Authors

Ralph Wood

Senior Associate

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Rona Westgate

Senior Knowledge Lawyer

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Authors

Ralph Wood

Senior Associate

Read More

Rona Westgate

Senior Knowledge Lawyer

Read More

31 July 2023

Under construction - Q3 2023 – 1 of 5 Insights

Registering existing buildings: Government guidance on Key Building Information now published

As we set out previously, the Building Safety Regulator (BSR) has been encouraging owners and managers of existing higher-risk buildings in England to register such buildings with the BSR prior to 1 October 2023.  

In the time since the BSR opened its registers the Health & Safety Executive has announced that over 750 existing higher-risk buildings have been the subject of applications to register. This is significantly shy of the estimated 13,000 plus existing higher-risk buildings which should be registered before the 1 October 2023 deadline.

In addition to registration, the Principal Accountable Person (PAP) needs to submit Key Building Information about the structure and fire safety of the higher-risk building to the BSR within 28 days of the application for registration. The government have published guidance as to the Key Building Information which needs to be provided to the BSR as part of the registration process.

Guidance on Key Building Information

Government guidance published in May 2023 states that PAPs should take all reasonable steps to find the Key Building Information about the building that they wish to register, but that most of the information should be available from the most recent fire risk assessment or EWS appraisal without the need to undertake a further survey.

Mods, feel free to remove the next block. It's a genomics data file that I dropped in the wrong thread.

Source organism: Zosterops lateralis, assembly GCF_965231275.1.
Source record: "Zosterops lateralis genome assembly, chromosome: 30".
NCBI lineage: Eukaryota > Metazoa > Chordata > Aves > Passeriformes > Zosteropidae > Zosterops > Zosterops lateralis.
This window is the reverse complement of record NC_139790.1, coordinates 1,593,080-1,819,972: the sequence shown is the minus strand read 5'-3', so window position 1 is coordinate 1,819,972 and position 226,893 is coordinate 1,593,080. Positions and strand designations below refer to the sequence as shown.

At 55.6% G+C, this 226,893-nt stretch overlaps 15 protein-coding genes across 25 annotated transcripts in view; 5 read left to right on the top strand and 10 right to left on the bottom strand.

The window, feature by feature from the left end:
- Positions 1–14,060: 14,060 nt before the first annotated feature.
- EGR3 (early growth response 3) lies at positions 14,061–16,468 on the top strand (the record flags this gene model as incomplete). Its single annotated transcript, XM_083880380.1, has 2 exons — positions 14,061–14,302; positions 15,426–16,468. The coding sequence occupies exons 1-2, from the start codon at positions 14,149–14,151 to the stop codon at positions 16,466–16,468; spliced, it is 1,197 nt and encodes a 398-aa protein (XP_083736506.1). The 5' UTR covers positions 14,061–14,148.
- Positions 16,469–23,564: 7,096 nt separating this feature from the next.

This Key Building Information will relate to fire and smoke controls, energy supplies, storage and generation, the type of structure, roof, staircases and external walls, the building's use, any building work since the original build and connections between structures or to other buildings.

In particular, details of the following should be provided to the BSR:

Fire and smoke controls 

  • evacuation strategy for residential areas;
  • fire and smoke control equipment in both the residential units and common areas; and
  • type of lifts in the building (for example, evacuation lift, firefighters lift, fire-fighting lift, modernised lift for fire service use or firemen’s lift).

Fire doors

  • certified fire resistance of residential front doors and other fire doors used by residents (such as those between corridors and staircases);